Journal of the Plague Year: 'Let us spray'

Posted Friday, March 20, 2020 in News

Journal of the Plague Year: 'Let us spray'

by Gina Hamilton

March 20, 2020

My husband is now home for two weeks on "catastrophe pay", a two-week program that pays for him to be home because he's been ill. We don't know if he had COVID-19; his illness seemed like a normal cold, but he can't be tested, so there it is. I'm running essential errands and working at home; otherwise we're all going to be home for two weeks. Out of, as they say, an "abundance of caution".

Issues arise when you're living at home that you don't really think about when you only spend a few waking hours there. Every spot of dirt or unwashed window or dirty curtains or blinds are painfully obvious. The kitchen counter needs repainting -- yes, repainting, we have found a rather nice countertop paint by Rustoleum -- and the cabinets likewise need repainting. It's clear that we haven't been the most dilligent housekeepers on the planet, and that's about to change. Granted, this is a plan that I am probably more excited about than the other two are, but barring actual illness, I'm going to insist. We have all the supplies and we certainly have the time.

The curtains are being washed as I write, and the living room windows have been washed as well. Today, we'll finish the other windows and rehang the curtains,  and wash the blinds and hang them on the line outside. They'll get rained on a bit, but that's probably just as well.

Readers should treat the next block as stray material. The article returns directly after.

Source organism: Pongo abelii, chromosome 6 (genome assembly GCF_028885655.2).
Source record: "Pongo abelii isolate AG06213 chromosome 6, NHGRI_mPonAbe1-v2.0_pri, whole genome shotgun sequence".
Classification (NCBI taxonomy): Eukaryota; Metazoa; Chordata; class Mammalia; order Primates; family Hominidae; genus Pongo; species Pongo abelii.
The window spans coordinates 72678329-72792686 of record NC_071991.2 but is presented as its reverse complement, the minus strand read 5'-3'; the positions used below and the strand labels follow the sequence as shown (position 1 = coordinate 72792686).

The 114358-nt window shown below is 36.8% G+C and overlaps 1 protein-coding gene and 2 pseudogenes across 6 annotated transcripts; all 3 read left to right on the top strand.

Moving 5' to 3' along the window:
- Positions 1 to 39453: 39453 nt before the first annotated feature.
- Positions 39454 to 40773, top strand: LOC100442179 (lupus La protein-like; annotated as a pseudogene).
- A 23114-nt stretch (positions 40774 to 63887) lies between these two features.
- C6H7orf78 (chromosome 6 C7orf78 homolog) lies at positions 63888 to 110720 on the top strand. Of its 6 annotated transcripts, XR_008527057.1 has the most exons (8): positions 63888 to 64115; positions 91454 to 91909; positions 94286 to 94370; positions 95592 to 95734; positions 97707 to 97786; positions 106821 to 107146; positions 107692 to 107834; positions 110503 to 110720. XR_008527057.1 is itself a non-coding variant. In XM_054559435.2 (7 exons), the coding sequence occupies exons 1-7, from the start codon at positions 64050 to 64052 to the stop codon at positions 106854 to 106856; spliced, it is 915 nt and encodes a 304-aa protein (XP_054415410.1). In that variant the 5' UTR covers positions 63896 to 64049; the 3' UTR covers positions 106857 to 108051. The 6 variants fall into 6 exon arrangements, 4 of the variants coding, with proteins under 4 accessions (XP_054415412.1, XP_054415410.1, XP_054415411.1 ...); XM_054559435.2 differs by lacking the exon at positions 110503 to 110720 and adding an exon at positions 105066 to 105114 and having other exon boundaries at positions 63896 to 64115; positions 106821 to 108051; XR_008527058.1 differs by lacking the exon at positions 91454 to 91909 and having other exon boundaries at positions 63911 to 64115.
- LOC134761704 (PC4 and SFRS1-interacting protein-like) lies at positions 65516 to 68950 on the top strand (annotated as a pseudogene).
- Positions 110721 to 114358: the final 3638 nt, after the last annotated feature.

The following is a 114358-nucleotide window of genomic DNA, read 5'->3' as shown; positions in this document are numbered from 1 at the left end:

The other issue that's come up is stuff that comes into the house. It turns out this virus can live on cardboard and paper and plastic, so the new protocol is to spray everything with lysol before we bring it inside. After it dries, we can open the package.  It feels like we're overreacting, but as Dr. Anthony Fauci said, "If it feels like you're overreacting, you're probably doing it right."

So the new prayer for the modern age is "Let us spray."

Aside from taking the dogs for walks, and looking after the chickens, that's essentially our lives right now.

Please follow all the instructions we are receiving, somewhat contradictory though they may be. When necessary, err on the side of caution. Ask your elderly neighbors or neighbors with young children if you can help with procuring supplies, and then sit back, start designing your garden and paint your countertops and wash your curtains, and grin and bear it. It's not the end of the world, it's just an inconvenience for most of us.

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